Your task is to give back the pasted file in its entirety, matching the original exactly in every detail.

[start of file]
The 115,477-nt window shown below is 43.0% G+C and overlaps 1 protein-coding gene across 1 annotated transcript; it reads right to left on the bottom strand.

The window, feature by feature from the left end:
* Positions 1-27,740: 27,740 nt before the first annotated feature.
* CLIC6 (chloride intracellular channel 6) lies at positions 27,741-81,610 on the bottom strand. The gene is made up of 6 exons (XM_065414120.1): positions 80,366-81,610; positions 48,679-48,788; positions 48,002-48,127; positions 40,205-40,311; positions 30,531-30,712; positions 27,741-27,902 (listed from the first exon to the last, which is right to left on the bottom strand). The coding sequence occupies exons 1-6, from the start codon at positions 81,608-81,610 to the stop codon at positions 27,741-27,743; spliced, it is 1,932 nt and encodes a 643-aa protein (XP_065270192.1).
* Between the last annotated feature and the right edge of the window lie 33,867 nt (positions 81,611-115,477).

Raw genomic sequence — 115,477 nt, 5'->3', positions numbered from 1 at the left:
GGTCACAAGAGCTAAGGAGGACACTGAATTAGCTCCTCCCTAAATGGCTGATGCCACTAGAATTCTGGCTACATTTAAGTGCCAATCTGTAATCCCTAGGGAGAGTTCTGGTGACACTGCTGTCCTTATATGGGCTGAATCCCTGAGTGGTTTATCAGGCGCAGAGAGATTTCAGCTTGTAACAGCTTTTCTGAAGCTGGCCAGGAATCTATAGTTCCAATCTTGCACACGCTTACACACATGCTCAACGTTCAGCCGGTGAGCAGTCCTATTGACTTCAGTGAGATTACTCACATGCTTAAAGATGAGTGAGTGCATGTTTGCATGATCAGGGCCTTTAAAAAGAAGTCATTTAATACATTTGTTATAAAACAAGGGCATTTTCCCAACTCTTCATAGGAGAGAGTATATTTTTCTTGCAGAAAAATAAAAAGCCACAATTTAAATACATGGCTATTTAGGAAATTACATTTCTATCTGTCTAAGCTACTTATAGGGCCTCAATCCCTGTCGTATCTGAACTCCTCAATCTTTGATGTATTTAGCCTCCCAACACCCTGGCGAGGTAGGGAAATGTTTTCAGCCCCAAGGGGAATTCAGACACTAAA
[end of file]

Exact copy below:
The 115,477-nt window shown below is 43.0% G+C and overlaps 1 protein-coding gene across 1 annotated transcript; it reads right to left on the bottom strand.

The window, feature by feature from the left end:
* Positions 1-27,740: 27,740 nt before the first annotated feature.
* CLIC6 (chloride intracellular channel 6) lies at positions 27,741-81,610 on the bottom strand. The gene is made up of 6 exons (XM_065414120.1): positions 80,366-81,610; positions 48,679-48,788; positions 48,002-48,127; positions 40,205-40,311; positions 30,531-30,712; positions 27,741-27,902 (listed from the first exon to the last, which is right to left on the bottom strand). The coding sequence occupies exons 1-6, from the start codon at positions 81,608-81,610 to the stop codon at positions 27,741-27,743; spliced, it is 1,932 nt and encodes a 643-aa protein (XP_065270192.1).
* Between the last annotated feature and the right edge of the window lie 33,867 nt (positions 81,611-115,477).

Raw genomic sequence — 115,477 nt, 5'->3', positions numbered from 1 at the left:
GGTCACAAGAGCTAAGGAGGACACTGAATTAGCTCCTCCCTAAATGGCTGATGCCACTAGAATTCTGGCTACATTTAAGTGCCAATCTGTAATCCCTAGGGAGAGTTCTGGTGACACTGCTGTCCTTATATGGGCTGAATCCCTGAGTGGTTTATCAGGCGCAGAGAGATTTCAGCTTGTAACAGCTTTTCTGAAGCTGGCCAGGAATCTATAGTTCCAATCTTGCACACGCTTACACACATGCTCAACGTTCAGCCGGTGAGCAGTCCTATTGACTTCAGTGAGATTACTCACATGCTTAAAGATGAGTGAGTGCATGTTTGCATGATCAGGGCCTTTAAAAAGAAGTCATTTAATACATTTGTTATAAAACAAGGGCATTTTCCCAACTCTTCATAGGAGAGAGTATATTTTTCTTGCAGAAAAATAAAAAGCCACAATTTAAATACATGGCTATTTAGGAAATTACATTTCTATCTGTCTAAGCTACTTATAGGGCCTCAATCCCTGTCGTATCTGAACTCCTCAATCTTTGATGTATTTAGCCTCCCAACACCCTGGCGAGGTAGGGAAATGTTTTCAGCCCCAAGGGGAATTCAGACACTAAA